Crime rampant at Lebanon’s Baalbek refugee camp

Published September 12th, 2016 - 04:00 GMT
Syrian children play at a refugee camp on the outskirts of the eastern Lebanese city of Baalbek on February 24, 2015. (AFP/File)
Syrian children play at a refugee camp on the outskirts of the eastern Lebanese city of Baalbek on February 24, 2015. (AFP/File)

Residents of the eastern city of Baalbek gathered Sunday to denounce rampant crime in their city and its environs, urging the implementation of strict security measures against ongoing offenses.

“Why does Baalbek have the highest number of arms licenses, tinted windows, vehicles without number plates, vehicles with loud horns? These licenses are being given to people with terrible criminal records,” Dr. Bashar Hasan of the Muslim Doctors Gathering said.

The remarks came during a joint press conference near the city's ancient ruins with several other local unions and civil society groups.

Baalbek, located in the northern part of the Bekaa Valley, is known to be a safe haven for fugitives, who enjoy political or local cover.

Kidnappings for ransom, car theft, arbitrary gunfire, and murder, among other crimes, are rife, both in the city and surrounding towns in the Baalbek district.

“What is the security forces’ role in suppressing these phenomena, and what do they do to put an end to stray bullets which are fired on all occasions?” Hasan continued.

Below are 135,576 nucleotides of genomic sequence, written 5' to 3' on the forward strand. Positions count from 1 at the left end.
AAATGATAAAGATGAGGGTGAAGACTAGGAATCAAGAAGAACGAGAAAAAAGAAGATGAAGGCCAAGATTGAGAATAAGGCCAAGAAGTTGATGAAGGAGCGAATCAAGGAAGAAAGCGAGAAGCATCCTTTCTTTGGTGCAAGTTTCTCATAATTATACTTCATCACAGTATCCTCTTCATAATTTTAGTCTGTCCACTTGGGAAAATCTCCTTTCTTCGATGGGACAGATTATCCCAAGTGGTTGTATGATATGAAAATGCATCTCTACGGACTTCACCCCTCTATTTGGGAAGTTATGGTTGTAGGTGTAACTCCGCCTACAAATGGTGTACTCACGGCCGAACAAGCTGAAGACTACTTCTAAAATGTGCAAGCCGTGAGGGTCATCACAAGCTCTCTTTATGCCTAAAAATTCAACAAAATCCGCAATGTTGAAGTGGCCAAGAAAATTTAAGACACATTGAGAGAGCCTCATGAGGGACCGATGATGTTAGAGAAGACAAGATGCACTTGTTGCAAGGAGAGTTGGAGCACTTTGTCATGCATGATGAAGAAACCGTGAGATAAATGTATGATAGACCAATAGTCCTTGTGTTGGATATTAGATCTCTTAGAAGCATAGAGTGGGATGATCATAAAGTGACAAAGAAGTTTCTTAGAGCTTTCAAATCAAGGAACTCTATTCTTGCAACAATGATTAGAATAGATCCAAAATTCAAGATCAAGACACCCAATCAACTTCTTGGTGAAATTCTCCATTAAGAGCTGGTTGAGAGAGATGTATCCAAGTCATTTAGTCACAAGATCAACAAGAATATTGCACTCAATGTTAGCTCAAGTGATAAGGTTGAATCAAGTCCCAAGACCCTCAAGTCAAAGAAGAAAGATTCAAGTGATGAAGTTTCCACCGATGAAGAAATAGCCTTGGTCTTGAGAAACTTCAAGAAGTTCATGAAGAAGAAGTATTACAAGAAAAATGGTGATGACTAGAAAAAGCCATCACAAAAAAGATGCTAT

He went on to ask why the city was still lacking in security, despite its entrances resembling a military base with their heavy army presence there.

Soldiers often clash with outlaws in Baalbek neighborhoods - particularly in Sharawneh - during raids and patrols.

Hasan called on political factions prominent in the area, such as Hezbollah, the Amal Movement and the Future Movement, to take action and support security forces. He also linked the dismal security to the deteriorating economic situation in the city, which relies heavily on tourism.

Baalbek is home to some of the best preserved Roman ruins in the world as well as the annual Baalbek International Summer Festival. However merchants have complained of a decrease in business recently, due to the city’s unsteady situation.

A petition under the name “No to security chaos” was launched Sunday, and will be signed by Baalbek's locals in the coming weeks. It will then be passed on to Baalbek-Hermel Governor Bashir Khodor, Interior Minister Nouhad Machnouk and the Lebanese Army.

The gathering comes less than two days after kidnappers released a prominent Baalbek doctor after a three-day abduction ordeal.


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